Beyond that, carbohydrates contain calories, just like protein and fats do. Decreasing carbohydrate intake is also decreasing calorie intake unless it is replaced with more fats and proteins. Creating a calorie deficit is the key to getting leaner.

Taking this a step further, a ketogenic diet has small-scale evidence that it can help reduce symptoms through helping to reduce body weight (due to the calorie deficit that is typically created), improvements in hormone levels and a significant reduction in insulin levels.

One reason why I’m hesitant to recommend even a well-structured ketogenic diet that addresses most of the nutrients that are often lacking is that sticking with it is quite difficult. In the research that has been done so far, compliance is quite low over the long term and carbohydrate intake typically increases over time until the average intake is well above the range required to stay in ketosis. For some individuals, this isn’t an issue, but for the majority it is.

Aim for Lower GI Carbohydrates

Glycaemic Index

Aiming for lower GI carbohydrates as your main carbohydrate sources can help as well. Beyond directly helping to manage insulin resistance, this has been shown to reduce the risk of complications down the line such as endometrial cancer.

Anti-Inflammatory Style Diet

Anti-Inflammatory foods for PCOS

Dietary approaches that are high in monounsaturated fats, omega 3’s, fibre and antioxidants seem to help manage the symptoms of PCOS as well.

For example, a Mediterranean diet has been frequently studied for PCOS with positive outcomes. This style of diet is high in vegetables, fruits, legumes, wholegrains, fish, poultry and healthy fats such as extra virgin olive oil, avocado, nuts and salmon.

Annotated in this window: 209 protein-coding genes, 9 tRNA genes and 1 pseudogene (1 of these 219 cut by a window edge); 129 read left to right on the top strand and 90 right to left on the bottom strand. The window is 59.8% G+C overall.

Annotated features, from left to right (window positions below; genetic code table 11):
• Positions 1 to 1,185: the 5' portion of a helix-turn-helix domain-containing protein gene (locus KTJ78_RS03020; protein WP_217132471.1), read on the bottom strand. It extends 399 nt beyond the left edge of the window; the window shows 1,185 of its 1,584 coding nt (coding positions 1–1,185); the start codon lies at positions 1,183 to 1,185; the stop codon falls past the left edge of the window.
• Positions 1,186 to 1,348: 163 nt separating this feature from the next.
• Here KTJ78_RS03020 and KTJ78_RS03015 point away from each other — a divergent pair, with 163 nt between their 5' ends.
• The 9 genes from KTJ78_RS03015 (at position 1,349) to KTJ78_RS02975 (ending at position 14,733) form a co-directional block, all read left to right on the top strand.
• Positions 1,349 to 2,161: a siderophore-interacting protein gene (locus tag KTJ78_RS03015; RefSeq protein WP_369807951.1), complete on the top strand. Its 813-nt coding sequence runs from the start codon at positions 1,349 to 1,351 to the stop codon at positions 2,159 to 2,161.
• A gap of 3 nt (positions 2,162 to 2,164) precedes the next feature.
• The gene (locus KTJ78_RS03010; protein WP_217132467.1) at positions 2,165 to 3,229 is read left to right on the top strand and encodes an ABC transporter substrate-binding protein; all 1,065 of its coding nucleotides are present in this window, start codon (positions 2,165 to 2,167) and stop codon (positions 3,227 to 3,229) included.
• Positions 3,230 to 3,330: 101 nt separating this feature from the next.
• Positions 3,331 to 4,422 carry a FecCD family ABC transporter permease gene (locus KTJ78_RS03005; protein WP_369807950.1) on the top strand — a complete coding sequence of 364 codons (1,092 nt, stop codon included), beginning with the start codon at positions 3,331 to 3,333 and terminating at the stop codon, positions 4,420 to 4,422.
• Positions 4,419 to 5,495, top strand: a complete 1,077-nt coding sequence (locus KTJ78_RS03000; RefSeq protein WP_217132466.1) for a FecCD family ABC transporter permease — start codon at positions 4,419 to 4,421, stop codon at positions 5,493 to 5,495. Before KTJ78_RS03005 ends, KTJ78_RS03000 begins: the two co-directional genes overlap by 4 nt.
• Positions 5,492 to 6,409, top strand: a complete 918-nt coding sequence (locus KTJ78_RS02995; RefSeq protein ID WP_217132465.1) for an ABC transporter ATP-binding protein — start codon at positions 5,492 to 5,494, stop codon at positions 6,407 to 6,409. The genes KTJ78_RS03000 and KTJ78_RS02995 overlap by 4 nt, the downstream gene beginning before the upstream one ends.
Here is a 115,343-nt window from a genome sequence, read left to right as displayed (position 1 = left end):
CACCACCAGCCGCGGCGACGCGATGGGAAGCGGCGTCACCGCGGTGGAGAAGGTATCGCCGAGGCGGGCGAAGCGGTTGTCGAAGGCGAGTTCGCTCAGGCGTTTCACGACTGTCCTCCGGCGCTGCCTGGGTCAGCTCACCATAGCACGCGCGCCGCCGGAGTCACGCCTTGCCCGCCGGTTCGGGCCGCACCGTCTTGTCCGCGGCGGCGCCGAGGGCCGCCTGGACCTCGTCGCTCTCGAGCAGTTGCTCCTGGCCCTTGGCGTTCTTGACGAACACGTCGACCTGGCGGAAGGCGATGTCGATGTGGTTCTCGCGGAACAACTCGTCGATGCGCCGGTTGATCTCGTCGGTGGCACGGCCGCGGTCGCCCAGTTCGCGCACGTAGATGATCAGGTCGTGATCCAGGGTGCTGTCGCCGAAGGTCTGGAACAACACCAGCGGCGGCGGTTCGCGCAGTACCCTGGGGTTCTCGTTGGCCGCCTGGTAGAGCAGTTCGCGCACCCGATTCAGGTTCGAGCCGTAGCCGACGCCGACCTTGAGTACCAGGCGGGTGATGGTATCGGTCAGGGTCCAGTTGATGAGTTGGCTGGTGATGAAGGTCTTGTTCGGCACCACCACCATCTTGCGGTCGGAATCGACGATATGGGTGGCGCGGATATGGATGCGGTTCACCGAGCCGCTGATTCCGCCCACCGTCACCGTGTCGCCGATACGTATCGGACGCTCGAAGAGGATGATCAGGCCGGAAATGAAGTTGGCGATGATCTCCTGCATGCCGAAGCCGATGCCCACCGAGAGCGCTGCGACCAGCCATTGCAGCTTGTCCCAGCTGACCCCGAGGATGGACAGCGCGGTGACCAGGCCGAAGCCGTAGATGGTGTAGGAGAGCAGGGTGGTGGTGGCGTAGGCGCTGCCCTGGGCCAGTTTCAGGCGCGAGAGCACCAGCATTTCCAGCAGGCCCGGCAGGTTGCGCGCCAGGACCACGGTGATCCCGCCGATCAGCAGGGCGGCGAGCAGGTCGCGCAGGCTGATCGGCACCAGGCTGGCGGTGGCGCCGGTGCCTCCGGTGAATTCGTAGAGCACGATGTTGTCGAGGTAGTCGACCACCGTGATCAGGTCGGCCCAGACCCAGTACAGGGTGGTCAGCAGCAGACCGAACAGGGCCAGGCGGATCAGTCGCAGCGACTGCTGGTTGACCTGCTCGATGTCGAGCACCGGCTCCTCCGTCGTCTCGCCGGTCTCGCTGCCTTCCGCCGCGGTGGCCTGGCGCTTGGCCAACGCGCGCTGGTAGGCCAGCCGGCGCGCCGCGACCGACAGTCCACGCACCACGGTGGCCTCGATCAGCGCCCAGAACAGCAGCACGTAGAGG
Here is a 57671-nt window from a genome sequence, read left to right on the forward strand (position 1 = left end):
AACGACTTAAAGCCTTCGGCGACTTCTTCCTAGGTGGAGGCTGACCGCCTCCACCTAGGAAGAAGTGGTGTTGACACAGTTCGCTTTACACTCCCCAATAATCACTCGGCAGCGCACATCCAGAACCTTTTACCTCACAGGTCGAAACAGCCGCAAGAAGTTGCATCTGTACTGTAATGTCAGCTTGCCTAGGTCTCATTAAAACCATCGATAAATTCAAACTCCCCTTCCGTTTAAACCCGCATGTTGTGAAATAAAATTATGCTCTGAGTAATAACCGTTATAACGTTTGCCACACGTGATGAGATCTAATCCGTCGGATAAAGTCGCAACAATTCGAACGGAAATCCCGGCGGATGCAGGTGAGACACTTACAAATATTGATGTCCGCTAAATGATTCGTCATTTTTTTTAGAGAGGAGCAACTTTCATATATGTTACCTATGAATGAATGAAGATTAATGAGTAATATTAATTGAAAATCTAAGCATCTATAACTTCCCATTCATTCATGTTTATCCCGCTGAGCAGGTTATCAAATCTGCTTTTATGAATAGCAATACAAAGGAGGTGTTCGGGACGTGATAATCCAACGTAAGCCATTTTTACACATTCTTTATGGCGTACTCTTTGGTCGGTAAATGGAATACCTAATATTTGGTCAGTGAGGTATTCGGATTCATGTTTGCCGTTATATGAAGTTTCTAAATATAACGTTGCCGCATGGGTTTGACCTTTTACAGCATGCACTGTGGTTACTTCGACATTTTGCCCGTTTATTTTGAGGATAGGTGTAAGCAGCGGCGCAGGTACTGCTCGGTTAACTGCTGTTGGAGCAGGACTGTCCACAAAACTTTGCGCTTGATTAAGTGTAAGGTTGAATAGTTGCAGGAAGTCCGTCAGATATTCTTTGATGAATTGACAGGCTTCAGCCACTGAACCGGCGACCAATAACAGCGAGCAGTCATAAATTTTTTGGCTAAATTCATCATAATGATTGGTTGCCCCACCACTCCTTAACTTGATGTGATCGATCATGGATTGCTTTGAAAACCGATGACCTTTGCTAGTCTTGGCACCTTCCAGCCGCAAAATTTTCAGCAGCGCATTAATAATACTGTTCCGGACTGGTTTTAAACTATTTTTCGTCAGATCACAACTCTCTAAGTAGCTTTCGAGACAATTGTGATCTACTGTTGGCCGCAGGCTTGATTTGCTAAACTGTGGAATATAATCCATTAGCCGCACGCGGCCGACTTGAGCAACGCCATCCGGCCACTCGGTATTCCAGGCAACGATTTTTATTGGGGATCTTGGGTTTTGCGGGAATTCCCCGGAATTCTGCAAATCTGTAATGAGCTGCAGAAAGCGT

In addition to the main symptoms of PCOS, this dietary pattern has been strongly linked with reduced symptoms of anxiety and depression.


High antioxidant anti-inflammatory foods

PCOS features a lot of symptoms linked with oxidative stress. There also appears to be reduced levels of antioxidants and overall nutrient levels in women with PCOS. Increased antioxidant intake, in general, appears to help manage symptoms of PCOS.

I’m typically cautious with antioxidant supplementation, since oxidative stress is still a vital process in a lot of the body’s functions. Whenever studies involve increasing antioxidant intake through food, there are typically no downsides. Sometimes downsides appear when high dosages of supplements are used for the same purposes though.

That being said, there is a study showing reductions in testosterone and insulin resistance in those who took resveratrol supplements.


Speaking of supplements, while the priority should be on meeting nutrient needs through food first where possible, I have also written a blog post specifically on supplements that can help.

The short version of it is that some supplements can have potential benefits under certain circumstances. Ones that could be worth looking into include inositol, magnesium, omega 3’s, cinnamon, chromium and vitamin D. The potential benefits of those supplements and a few more are broken down in that post.


Although PCOS isn’t curable, taking these steps among other things could significantly reduce the symptoms associated with PCOS. There are many different nutritional strategies that can be utilised, but these tips mentioned are likely to help significantly if implemented.